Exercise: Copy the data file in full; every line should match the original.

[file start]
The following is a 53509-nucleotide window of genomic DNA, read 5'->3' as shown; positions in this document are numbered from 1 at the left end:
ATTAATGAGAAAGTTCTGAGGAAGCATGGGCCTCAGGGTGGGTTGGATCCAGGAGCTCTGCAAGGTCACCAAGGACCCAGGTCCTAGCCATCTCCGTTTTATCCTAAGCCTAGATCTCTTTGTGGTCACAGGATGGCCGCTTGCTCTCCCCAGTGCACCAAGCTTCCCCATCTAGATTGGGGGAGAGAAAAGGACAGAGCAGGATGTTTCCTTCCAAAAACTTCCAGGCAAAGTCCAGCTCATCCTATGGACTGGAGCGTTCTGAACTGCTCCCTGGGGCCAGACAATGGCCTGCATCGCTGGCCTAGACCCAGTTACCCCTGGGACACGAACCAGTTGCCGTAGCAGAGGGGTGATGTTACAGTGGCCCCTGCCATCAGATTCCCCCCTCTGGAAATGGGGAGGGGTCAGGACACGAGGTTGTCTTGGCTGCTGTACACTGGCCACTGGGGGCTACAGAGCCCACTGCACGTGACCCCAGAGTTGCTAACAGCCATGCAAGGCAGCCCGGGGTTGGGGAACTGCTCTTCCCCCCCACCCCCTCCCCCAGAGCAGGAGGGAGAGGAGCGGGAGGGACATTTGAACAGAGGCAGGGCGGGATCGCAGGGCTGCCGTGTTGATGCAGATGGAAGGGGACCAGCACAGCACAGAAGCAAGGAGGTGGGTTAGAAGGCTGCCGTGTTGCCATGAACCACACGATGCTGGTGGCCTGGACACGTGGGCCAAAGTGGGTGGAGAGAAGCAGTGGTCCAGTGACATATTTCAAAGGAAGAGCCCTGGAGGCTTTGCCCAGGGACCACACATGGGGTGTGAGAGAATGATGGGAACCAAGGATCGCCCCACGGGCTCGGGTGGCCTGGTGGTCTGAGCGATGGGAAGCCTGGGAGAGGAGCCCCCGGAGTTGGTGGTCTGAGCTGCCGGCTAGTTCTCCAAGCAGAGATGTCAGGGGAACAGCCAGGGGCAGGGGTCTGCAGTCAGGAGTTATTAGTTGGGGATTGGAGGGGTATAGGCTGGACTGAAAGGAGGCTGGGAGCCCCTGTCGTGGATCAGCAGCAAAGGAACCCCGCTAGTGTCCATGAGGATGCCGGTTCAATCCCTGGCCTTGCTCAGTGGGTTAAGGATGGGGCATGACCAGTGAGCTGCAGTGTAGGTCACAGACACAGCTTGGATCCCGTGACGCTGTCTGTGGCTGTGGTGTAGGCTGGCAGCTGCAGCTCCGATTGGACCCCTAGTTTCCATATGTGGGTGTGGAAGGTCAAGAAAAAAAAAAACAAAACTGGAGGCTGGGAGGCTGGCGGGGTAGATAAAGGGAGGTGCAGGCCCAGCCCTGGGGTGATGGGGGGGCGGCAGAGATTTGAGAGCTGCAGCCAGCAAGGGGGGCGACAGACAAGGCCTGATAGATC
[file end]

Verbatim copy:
The following is a 53509-nucleotide window of genomic DNA, read 5'->3' as shown; positions in this document are numbered from 1 at the left end:
ATTAATGAGAAAGTTCTGAGGAAGCATGGGCCTCAGGGTGGGTTGGATCCAGGAGCTCTGCAAGGTCACCAAGGACCCAGGTCCTAGCCATCTCCGTTTTATCCTAAGCCTAGATCTCTTTGTGGTCACAGGATGGCCGCTTGCTCTCCCCAGTGCACCAAGCTTCCCCATCTAGATTGGGGGAGAGAAAAGGACAGAGCAGGATGTTTCCTTCCAAAAACTTCCAGGCAAAGTCCAGCTCATCCTATGGACTGGAGCGTTCTGAACTGCTCCCTGGGGCCAGACAATGGCCTGCATCGCTGGCCTAGACCCAGTTACCCCTGGGACACGAACCAGTTGCCGTAGCAGAGGGGTGATGTTACAGTGGCCCCTGCCATCAGATTCCCCCCTCTGGAAATGGGGAGGGGTCAGGACACGAGGTTGTCTTGGCTGCTGTACACTGGCCACTGGGGGCTACAGAGCCCACTGCACGTGACCCCAGAGTTGCTAACAGCCATGCAAGGCAGCCCGGGGTTGGGGAACTGCTCTTCCCCCCCACCCCCTCCCCCAGAGCAGGAGGGAGAGGAGCGGGAGGGACATTTGAACAGAGGCAGGGCGGGATCGCAGGGCTGCCGTGTTGATGCAGATGGAAGGGGACCAGCACAGCACAGAAGCAAGGAGGTGGGTTAGAAGGCTGCCGTGTTGCCATGAACCACACGATGCTGGTGGCCTGGACACGTGGGCCAAAGTGGGTGGAGAGAAGCAGTGGTCCAGTGACATATTTCAAAGGAAGAGCCCTGGAGGCTTTGCCCAGGGACCACACATGGGGTGTGAGAGAATGATGGGAACCAAGGATCGCCCCACGGGCTCGGGTGGCCTGGTGGTCTGAGCGATGGGAAGCCTGGGAGAGGAGCCCCCGGAGTTGGTGGTCTGAGCTGCCGGCTAGTTCTCCAAGCAGAGATGTCAGGGGAACAGCCAGGGGCAGGGGTCTGCAGTCAGGAGTTATTAGTTGGGGATTGGAGGGGTATAGGCTGGACTGAAAGGAGGCTGGGAGCCCCTGTCGTGGATCAGCAGCAAAGGAACCCCGCTAGTGTCCATGAGGATGCCGGTTCAATCCCTGGCCTTGCTCAGTGGGTTAAGGATGGGGCATGACCAGTGAGCTGCAGTGTAGGTCACAGACACAGCTTGGATCCCGTGACGCTGTCTGTGGCTGTGGTGTAGGCTGGCAGCTGCAGCTCCGATTGGACCCCTAGTTTCCATATGTGGGTGTGGAAGGTCAAGAAAAAAAAAAACAAAACTGGAGGCTGGGAGGCTGGCGGGGTAGATAAAGGGAGGTGCAGGCCCAGCCCTGGGGTGATGGGGGGGCGGCAGAGATTTGAGAGCTGCAGCCAGCAAGGGGGGCGACAGACAAGGCCTGATAGATC